Globally, the prevalence of tuberculosis (TB) disease is higher in males. This study examined the effect of sex and age on Mycobacterium tuberculosis (Mtb) infection. Demographic and exposure data were collected on household contacts of sputum smear-positive pulmonary TB patients in Brazil. Contacts with tuberculin skin test induration ⩾10 mm at baseline or 12 weeks were considered Mtb infected. The study enrolled 917 household contacts from 160 households; 508 (55.4%) were female, median age was 21.0 years (range 0.30–87.0) and 609 (66.4%) had Mtb infection. The proportion infected increased with age from 63.3% in girls <5 years to 75.4% in women ⩾40 years and from 44.9% in boys <5 years to 73.6% in men ⩾40 years. Multivariable modelling showed the odds of infection increased between age 5 and 14 years among female contacts (OR 1.5 per 5-year age increase; 95% CI 1.1–2.2; P = 0.02) and between ages 0–4 and 15–39 years among male contacts (OR 2.7, 95% CI 0.83–8.9 and 1.1, 95% CI 0.99–1.3 per 5-year age increase; P = 0.10, 0.07, respectively). The study suggests that the age at which Mtb infection increases most is different in females compared with males. Studies are needed to explore whether these findings are due to differences in host susceptibility, exposure outside the household or other factors.
Sexual dimorphism is common in many extant animals, but it is difficult to demonstrate in fossil species. Working with material from the Late Cretaceous of the U.S. Coastal Plain, we herein analyze sexual dimorphism in ostracodes from the superfamily Cytheroidea, a group whose extant members have males that are relatively more elongate than females. We digitized outlines of more than 6000 individual ostracode valves or carapaces, extracted size (area) and shape (length-to-height ratio) information, and used finite mixture models to assess hypotheses of sexual dimorphism. Male and female clusters can be discerned in nearly all populations with sufficient data, resulting in estimates of size and shape dimorphism for 142 populations across 106 species; an additional nine samples are interpreted to consist only of females. Dimorphism patterns varied across taxa, especially for body size: males range from 30% larger to 20% smaller than females. Magnitudes of sexual dimorphism are generally stable within species across time and space; we can demonstrate substantial evolutionary changes in dimorphism in only one species, Haplocytheridea renfroensis. Several lines of evidence indicate that patterns of sexual dimorphism in these ostracodes reflect male investment in reproduction, suggesting that this study system has the potential to capture variation in sexual selection through the fossil record.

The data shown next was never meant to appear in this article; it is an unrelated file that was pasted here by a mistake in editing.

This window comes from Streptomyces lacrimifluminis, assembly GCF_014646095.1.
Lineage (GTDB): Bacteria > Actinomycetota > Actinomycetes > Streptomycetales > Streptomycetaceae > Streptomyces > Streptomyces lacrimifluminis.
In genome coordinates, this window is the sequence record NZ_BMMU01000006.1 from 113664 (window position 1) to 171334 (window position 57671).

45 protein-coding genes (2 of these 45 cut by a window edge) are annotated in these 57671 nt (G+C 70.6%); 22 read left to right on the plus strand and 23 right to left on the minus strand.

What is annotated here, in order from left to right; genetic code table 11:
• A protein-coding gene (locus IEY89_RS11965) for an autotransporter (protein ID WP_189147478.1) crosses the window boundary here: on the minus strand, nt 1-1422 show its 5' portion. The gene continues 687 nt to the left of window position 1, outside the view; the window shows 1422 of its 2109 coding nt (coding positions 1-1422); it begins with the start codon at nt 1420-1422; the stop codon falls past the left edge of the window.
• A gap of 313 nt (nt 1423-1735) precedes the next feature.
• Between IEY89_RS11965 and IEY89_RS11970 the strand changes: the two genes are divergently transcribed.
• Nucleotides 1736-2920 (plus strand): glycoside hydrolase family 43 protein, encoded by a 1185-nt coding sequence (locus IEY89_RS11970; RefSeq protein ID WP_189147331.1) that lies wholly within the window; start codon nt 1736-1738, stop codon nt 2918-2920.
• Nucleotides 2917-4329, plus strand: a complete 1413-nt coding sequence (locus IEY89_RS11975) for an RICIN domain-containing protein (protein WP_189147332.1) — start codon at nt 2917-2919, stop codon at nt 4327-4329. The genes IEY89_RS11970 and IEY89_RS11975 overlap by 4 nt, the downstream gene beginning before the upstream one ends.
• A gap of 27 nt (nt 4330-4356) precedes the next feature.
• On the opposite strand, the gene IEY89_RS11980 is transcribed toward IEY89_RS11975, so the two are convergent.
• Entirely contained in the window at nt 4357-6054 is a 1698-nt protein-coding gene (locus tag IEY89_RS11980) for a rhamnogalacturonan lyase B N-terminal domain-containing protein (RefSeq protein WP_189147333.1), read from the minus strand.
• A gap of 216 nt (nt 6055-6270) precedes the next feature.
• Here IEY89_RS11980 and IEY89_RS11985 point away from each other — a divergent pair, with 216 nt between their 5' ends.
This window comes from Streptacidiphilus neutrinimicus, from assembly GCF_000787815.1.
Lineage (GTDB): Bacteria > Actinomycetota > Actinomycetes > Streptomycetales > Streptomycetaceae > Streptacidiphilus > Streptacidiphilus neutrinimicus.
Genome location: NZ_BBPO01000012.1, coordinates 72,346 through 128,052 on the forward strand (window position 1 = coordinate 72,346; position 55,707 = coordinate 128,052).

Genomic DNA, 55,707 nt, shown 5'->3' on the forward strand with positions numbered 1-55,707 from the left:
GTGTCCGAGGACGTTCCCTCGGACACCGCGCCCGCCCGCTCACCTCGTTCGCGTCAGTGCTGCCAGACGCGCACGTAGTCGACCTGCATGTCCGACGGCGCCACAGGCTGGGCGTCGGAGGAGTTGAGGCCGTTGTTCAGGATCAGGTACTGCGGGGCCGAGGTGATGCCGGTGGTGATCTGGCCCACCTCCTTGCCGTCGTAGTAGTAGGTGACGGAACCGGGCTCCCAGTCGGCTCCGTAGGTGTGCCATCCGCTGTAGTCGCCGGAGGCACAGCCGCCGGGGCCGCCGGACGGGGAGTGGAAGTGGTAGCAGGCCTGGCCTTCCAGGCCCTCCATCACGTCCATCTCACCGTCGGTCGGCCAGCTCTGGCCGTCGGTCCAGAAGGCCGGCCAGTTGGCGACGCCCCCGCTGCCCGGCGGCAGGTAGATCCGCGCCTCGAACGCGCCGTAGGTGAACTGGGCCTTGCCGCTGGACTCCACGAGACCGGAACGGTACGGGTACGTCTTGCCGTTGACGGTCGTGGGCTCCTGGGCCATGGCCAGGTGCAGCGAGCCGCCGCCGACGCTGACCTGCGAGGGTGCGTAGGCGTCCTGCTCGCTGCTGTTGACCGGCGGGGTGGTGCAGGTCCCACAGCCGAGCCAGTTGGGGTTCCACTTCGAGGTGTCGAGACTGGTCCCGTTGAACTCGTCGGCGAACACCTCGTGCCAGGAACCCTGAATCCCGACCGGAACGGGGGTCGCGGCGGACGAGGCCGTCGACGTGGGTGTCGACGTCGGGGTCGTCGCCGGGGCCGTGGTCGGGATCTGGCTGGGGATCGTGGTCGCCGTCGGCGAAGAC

In this study, we assessed the sensitivity, specificity, and diagnostic accuracy of a previously developed direct agglutination test (DAT) using a freeze-dried antigen derived from Leishmania infantum promastigotes and composed in a prototype kit for visceral leishmaniasis (VL) diagnosis, named DAT-LPC. To evaluate DAT-LPC reproducibility, the kit was used to analyse 207 serum samples from VL patients and 80 serum samples from patients with other parasitic infections or healthy subjects in four laboratories from different public health institutions in Brazil. DAT-LPC showed sensitivity between 96·2 and 99·5% (P = 0·14), specificity ranging from 96·2 to 97·5% (P = 0·95), and diagnostic accuracy ranging from 96·5 to 99% (P = 0·34). The inter-laboratory reproducibility of qualitative results was classified as excellent (κ index: 0·94–0·97). The reproducibility of the end-titre results in relation to the reference laboratory, ranged from 31 to 85%. These results demonstrate an excellent performance of the DAT-LPC, and validate it for the diagnosis of VL that could replace the immunofluorescent antibody test as the routine diagnostic test in the Brazilian public health system.